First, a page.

According to the Washington State Department of Health, at least 78 deaths in our state are attributed to the record-setting heatwave we've seen since late June.

During the roughly one-week period where we saw the all-time state record of 118 tied in Tri-Cities, the heat has killed more people than all of the prior five years combined.

Between 2015 and 2020, 39 people died directly due to heat-related complications. 7 died in 2020. DOH reports deaths in 19 counties, and there have been over 2,000 emergency room visits directly related to heat so far during this stretch.

Get our free mobile app

In Kennewick, a 73-year-old woman died from hyperthermia and when EMS crews arrived in her home the indoor temp was 95 degrees. Another death occurred in Franklin County.

DOH expects those totals to climb, as a number of deaths are still being autopsied, and officials will see if heat was a directly related factor.

For now, temps are cooling a bit, but authorities say we are not out of the woods yet.

Make sure you consume plenty of water, but not all ice-cold. Sometimes ice-cold water can actually cause your body to warm a bit, because it detects the internal temp dropping and tried to heat a bit.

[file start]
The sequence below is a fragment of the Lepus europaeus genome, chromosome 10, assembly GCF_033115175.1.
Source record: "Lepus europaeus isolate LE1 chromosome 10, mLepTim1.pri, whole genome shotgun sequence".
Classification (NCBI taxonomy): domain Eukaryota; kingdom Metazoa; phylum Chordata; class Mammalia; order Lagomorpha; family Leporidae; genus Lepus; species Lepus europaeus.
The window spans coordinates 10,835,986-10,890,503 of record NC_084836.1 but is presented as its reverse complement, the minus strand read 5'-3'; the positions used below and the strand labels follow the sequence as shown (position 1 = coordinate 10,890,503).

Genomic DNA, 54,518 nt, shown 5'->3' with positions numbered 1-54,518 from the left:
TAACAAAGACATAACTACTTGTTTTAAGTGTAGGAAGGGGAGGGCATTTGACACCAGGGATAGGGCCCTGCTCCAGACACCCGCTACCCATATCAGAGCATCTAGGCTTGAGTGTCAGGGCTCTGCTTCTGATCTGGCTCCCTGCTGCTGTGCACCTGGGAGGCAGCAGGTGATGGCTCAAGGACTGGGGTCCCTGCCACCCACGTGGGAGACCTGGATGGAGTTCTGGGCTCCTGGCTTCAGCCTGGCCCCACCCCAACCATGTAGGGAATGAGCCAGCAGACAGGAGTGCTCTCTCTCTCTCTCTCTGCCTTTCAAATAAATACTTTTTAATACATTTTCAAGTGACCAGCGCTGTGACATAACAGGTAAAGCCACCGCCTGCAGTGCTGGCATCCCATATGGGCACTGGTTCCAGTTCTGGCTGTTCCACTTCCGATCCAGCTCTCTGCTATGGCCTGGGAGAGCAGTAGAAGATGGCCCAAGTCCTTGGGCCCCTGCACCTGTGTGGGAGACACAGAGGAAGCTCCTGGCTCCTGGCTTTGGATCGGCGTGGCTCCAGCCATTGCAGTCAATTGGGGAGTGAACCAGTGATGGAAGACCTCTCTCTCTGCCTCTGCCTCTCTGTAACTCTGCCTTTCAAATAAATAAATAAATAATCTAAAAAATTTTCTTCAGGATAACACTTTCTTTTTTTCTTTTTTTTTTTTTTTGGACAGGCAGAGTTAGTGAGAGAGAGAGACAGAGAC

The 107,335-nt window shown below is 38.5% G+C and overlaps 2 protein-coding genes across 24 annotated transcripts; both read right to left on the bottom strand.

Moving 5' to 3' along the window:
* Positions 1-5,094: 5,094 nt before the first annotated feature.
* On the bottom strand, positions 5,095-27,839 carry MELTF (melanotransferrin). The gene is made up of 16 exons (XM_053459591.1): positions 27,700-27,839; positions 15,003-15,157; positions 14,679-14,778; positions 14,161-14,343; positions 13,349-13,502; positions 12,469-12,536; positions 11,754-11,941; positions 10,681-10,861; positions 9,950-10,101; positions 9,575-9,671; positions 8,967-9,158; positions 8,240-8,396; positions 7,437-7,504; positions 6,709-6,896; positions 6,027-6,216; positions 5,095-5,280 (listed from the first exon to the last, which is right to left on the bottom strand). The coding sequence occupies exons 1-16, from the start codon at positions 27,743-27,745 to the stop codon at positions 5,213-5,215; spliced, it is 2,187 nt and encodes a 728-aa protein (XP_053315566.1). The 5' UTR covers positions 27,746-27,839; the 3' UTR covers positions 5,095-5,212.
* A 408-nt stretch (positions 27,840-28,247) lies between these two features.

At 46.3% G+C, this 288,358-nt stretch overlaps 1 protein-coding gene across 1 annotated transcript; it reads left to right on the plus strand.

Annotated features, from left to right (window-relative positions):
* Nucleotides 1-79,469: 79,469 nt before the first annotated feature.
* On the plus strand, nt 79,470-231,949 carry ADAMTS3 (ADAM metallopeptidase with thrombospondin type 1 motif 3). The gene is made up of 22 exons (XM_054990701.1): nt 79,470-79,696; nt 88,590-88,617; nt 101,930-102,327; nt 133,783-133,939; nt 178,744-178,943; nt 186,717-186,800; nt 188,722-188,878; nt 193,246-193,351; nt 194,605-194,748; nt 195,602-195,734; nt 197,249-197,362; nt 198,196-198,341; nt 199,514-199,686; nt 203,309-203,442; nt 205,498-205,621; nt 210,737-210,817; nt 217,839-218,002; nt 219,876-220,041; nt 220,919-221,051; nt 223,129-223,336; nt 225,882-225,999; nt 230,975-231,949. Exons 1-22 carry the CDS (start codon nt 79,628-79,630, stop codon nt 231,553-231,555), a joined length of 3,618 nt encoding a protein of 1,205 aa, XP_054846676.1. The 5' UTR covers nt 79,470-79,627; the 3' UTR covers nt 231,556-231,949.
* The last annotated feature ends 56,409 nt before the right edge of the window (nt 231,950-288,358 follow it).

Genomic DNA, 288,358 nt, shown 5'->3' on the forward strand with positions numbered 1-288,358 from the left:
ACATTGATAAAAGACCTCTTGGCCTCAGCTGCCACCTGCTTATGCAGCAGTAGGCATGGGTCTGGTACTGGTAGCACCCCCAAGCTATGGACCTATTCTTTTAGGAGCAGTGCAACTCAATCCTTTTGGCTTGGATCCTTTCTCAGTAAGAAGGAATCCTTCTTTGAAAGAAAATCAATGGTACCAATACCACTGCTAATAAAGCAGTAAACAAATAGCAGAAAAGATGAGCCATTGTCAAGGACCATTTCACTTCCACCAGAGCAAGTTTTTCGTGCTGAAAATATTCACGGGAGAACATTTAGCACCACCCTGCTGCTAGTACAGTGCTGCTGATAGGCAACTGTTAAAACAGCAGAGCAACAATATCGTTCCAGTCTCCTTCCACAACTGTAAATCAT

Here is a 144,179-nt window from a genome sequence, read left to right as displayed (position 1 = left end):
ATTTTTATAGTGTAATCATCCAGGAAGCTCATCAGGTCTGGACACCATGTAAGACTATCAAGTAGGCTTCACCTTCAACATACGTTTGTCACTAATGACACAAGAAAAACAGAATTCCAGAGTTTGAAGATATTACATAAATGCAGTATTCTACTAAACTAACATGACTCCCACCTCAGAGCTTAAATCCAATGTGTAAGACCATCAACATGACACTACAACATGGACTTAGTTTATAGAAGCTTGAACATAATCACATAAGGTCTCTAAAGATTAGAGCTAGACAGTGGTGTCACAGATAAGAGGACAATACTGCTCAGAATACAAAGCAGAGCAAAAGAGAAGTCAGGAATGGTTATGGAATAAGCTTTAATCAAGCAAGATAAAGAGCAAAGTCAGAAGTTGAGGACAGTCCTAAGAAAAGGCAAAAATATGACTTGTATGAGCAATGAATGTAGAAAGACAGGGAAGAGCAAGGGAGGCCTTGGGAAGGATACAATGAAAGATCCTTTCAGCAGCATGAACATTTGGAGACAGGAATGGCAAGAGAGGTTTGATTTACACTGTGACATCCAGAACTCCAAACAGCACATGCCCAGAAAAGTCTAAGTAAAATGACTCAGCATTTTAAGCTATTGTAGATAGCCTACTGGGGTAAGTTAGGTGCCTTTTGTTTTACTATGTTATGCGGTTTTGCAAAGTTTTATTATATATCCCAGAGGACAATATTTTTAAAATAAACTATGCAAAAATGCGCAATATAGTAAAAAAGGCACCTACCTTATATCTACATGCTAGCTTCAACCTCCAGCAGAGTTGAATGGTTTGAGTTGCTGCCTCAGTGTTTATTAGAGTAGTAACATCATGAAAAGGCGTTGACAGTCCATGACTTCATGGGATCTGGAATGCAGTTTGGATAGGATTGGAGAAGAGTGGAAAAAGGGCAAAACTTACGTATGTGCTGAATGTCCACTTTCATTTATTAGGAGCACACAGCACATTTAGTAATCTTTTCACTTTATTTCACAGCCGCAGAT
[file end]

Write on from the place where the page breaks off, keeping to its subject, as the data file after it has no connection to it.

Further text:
Also plenty of shade, and especially those with medical conditions, avoid exercising or excessive time in the sun.

 

KEEP READING: Get answers to 51 of the most frequently asked weather questions...

LOOK: The most expensive weather and climate disasters in recent decades

Stacker ranked the most expensive climate disasters by the billions since 1980 by the total cost of all damages, adjusted for inflation, based on 2021 data from the National Oceanic and Atmospheric Administration (NOAA). The list starts with Hurricane Sally, which caused $7.3 billion in damages in 2020, and ends with a devastating 2005 hurricane that caused $170 billion in damage and killed at least 1,833 people. Keep reading to discover the 50 of the most expensive climate disasters in recent decades in the U.S.